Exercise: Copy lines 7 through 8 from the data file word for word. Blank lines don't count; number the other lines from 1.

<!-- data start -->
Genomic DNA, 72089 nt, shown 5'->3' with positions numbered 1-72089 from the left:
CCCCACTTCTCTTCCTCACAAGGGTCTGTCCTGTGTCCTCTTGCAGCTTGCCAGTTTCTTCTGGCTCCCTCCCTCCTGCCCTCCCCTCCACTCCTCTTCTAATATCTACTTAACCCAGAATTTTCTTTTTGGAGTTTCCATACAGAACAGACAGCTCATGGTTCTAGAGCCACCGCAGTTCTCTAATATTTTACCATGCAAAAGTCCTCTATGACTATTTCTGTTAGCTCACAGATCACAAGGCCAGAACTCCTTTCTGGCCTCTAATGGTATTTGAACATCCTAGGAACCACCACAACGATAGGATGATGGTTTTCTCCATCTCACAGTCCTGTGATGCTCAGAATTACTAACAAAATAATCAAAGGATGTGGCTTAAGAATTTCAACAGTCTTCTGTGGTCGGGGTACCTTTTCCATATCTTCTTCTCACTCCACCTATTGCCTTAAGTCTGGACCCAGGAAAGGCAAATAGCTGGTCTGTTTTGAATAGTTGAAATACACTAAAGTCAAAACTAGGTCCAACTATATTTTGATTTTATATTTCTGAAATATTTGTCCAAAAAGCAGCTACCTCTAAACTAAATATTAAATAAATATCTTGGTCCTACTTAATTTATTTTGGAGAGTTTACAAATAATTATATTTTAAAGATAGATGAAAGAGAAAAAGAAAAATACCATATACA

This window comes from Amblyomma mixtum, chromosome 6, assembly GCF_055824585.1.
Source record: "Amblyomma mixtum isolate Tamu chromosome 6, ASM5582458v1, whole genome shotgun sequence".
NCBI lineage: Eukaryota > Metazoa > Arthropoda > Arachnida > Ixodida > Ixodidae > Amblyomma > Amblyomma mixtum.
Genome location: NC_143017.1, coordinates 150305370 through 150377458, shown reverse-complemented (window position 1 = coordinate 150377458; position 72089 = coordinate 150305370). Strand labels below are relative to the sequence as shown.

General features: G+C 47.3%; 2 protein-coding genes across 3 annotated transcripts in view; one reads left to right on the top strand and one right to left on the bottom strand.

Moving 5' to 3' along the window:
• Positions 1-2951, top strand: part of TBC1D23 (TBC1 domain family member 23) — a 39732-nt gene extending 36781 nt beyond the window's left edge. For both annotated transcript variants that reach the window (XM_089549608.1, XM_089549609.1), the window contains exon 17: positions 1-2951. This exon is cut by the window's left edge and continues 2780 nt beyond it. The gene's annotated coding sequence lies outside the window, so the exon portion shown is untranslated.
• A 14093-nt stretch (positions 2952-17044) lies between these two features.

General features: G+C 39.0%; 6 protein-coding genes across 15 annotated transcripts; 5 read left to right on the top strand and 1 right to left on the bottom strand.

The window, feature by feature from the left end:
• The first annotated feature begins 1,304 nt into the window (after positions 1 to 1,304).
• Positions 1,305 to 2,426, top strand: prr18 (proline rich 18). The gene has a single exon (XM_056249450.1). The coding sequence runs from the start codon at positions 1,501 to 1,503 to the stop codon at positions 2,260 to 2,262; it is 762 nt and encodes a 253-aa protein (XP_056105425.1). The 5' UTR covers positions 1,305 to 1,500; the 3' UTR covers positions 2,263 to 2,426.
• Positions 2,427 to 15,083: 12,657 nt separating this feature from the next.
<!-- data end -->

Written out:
General features: G+C 47.3%; 2 protein-coding genes across 3 annotated transcripts in view; one reads left to right on the top strand and one right to left on the bottom strand.

Moving 5' to 3' along the window: